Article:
Saint Mary's to pay a balance due on the church debt.
Before finishing my narrative, I must mention a few more facts without which my history would be incomplete. I must mention the names of a few more worthy priests that visited us occasionally. Reverend Patrick McClory, O.F.M., in his youth a member of Saint Mary's and who served as an altar boy quite awhile till his parents moved near Effingham, Illinois where he studied for the priesthood. He visited us on different occasions to assist Father Grimmer at devotions.
Three other priests came at different times to visit the aged Germans to make their Easter Duty: Reverend Father Gerke of Portsmouth and Fathers Wachter and Dilz of Pomeroy. Father Dilz gave us quite a surprise one Sunday morning after reading the Epistle and Gospel of the day in English and German. He started out and gave us a most elegant sermon in German. It was quite a treat to the few that understood him. He was a most forceful preacher. I remember his text to this very day, although over 30 years ago. Although the majority of the congregation did not understand him, they could see from his gestures and the rise and fall of his voice that he gave us a very interesting sermon: the first and only German sermon ever preached at Saint Mary's. The first settlers and pioneers are nearly all gone and are laid to rest at the nearby cemetery to await the resurrection. My dear readers who are interested in their welfare, do not forget to offer up some prayers daily for their repose.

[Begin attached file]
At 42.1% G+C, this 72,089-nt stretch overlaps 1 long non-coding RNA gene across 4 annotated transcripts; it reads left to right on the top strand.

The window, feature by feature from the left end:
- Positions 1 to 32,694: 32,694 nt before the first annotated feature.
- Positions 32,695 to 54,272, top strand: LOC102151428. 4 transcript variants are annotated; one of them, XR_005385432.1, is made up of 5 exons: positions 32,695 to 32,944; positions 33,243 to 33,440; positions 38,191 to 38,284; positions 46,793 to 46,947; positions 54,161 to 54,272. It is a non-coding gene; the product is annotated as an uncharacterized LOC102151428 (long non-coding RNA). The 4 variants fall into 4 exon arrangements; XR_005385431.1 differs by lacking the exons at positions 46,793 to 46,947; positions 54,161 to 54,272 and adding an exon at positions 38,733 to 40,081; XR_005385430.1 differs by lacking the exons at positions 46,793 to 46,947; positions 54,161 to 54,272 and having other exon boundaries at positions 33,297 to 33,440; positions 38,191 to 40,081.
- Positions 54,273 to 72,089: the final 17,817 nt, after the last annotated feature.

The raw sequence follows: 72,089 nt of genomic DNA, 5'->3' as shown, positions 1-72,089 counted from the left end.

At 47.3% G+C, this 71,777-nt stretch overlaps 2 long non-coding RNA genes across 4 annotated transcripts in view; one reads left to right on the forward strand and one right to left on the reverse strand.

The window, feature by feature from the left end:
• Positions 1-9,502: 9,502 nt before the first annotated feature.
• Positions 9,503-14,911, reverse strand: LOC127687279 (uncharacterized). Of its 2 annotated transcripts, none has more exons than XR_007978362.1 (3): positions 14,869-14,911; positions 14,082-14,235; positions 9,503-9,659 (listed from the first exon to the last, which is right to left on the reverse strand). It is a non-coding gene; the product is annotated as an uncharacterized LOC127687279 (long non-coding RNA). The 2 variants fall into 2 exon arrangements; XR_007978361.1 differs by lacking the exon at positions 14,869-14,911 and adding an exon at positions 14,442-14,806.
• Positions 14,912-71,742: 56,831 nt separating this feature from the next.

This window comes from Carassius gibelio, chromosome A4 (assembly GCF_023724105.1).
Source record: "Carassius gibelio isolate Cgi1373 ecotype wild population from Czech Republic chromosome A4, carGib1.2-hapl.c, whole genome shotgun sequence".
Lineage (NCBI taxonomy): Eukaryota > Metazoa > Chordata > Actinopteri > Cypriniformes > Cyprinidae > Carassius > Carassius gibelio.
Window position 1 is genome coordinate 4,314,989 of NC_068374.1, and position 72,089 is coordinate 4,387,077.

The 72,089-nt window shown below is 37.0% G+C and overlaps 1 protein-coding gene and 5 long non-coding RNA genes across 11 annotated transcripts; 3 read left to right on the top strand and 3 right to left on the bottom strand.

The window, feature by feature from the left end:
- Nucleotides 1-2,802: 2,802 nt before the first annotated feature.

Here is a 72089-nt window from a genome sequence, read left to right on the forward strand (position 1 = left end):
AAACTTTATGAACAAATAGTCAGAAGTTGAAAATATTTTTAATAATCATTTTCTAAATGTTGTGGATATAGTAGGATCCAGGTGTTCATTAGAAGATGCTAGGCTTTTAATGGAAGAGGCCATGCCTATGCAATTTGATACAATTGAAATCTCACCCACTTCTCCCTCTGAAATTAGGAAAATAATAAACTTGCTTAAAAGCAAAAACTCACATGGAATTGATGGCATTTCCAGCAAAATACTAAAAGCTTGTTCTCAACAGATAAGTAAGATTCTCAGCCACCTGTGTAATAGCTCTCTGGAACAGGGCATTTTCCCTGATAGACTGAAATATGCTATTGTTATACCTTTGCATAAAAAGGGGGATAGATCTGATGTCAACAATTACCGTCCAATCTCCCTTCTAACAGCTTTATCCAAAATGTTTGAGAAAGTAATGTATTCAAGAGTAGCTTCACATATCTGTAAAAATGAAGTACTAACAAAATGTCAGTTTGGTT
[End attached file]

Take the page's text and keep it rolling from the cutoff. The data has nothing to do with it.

With my best wishes to all, I will bring my history to a close.
Philip Keck, Hawk, Ohio
June 1, 1903
(Original in the possession of Beatrice Oden.)
There has been quite a change in St. Mary's since Grandfather wrote this history. He passed away July 13, 1903. As their time came, all the older people were laid to rest in nearby cemetery. The young folks left for better work most of them went to Columbus or Marion. We were without a resident priest for some time.
Father Kessler came up from Gallipolis. He married George and I on Aug. 31, 1903. Father Pullman came as resident in 1905 & stayed until 1912.
Father Vonville came in 1913. While he was there we had the misfortune of the church burning down on Dec. (Sat) 1921. It was quite a shock to the congregation to go to church on Sunday morning and find the church burned to the ground.
Father Gressel came from Gallipolis every Sat. from 1921 to 1923 and he oversaw the building of a new church in 1923 and a very nice church it is.
Fatber Conno1y came 192? and stayed unti1 1927. Fr. Dowd came in 1928 and stayed until 1931. He was the one that took Sr. Celine to the convent in Huntington.
Father Dunn came from in 1931. He had poor health and stayed only eight or nine months.
Father Ryan came from 1931 to 1945. He enjoyed the trip up here from Gallipolis and also took care of the epilipetic at Gallipolis Hospital. Father Ryan was a young priest. He married Tom and Adela which was his first marriage. While he was here we had a homecoming to celebrate the one hundredth anniversary of the church. The day was enjoyed by all, visiting, dancing and having good eats. While he was here the diocese was divided, St Mary's was put in Jackson Diocese.
Father Reihl was our first priest from Jackson from 1945 to 1947. Like the others he came every Sat.
Father Sullivant came in 1947. He had poor health and was found dead in bed.
Father Hakel was there from 1948 to 1952.
Father Meads came in 1953 to 1955.
Father Simons came in 1955. He was the last priest to make regular trips to St. Mary's. Now they have homecoming once a year and have Mass that day. The priests house was demolished in 1957.
At the time of Mr. McCormick funeral we were having Mass in the priests house. It was not large enough for the funeral so we had Mass on the front porch.
BY MINNIE KECK